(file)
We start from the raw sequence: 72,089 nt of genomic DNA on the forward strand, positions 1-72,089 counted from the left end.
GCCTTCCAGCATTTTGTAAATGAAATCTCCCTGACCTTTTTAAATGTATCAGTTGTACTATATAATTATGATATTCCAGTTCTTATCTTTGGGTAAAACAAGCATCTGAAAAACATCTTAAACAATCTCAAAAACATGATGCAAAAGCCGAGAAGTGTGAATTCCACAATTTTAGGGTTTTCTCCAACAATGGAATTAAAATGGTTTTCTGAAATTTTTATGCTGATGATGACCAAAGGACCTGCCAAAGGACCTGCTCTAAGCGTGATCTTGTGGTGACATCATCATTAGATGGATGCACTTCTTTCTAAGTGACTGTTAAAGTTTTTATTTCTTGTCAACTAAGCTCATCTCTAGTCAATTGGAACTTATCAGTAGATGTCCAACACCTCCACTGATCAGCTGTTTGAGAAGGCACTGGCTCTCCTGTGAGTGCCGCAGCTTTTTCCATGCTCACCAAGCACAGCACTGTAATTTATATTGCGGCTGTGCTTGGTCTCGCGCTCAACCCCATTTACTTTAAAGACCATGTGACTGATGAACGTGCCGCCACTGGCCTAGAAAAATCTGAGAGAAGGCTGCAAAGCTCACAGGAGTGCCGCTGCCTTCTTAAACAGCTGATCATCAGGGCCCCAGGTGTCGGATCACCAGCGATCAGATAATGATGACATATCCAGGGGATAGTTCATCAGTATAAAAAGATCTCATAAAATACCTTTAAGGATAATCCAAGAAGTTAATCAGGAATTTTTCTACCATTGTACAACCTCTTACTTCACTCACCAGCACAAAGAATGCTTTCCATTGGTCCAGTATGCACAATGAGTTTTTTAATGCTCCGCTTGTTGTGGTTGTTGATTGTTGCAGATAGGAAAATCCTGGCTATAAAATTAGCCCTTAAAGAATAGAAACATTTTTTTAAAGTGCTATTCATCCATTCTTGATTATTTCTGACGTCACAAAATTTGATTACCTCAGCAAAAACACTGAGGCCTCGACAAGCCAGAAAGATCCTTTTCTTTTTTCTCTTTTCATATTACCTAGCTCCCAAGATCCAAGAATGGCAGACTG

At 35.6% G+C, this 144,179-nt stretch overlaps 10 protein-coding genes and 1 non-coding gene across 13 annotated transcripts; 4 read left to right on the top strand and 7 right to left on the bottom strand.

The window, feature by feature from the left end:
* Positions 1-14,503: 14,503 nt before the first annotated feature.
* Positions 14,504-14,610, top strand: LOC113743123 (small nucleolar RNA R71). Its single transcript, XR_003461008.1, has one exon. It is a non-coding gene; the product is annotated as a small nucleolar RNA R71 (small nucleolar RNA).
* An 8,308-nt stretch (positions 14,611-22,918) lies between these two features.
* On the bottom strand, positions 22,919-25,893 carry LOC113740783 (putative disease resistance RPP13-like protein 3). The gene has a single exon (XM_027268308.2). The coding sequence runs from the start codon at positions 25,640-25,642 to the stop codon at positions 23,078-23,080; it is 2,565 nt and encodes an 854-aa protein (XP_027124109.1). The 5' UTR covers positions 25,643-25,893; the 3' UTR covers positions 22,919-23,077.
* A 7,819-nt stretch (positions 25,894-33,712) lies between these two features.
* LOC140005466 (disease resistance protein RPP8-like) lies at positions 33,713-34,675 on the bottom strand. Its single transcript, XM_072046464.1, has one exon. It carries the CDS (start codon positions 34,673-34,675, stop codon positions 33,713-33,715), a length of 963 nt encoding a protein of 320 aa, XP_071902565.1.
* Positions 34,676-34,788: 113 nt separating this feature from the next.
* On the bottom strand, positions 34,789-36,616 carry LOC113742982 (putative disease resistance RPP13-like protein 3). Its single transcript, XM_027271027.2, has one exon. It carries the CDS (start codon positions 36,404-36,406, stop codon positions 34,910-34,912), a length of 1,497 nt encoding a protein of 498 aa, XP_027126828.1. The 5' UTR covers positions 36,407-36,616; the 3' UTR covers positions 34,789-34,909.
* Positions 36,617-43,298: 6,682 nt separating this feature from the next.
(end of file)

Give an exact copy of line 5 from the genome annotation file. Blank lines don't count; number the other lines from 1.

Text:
* Positions 1-14,503: 14,503 nt before the first annotated feature.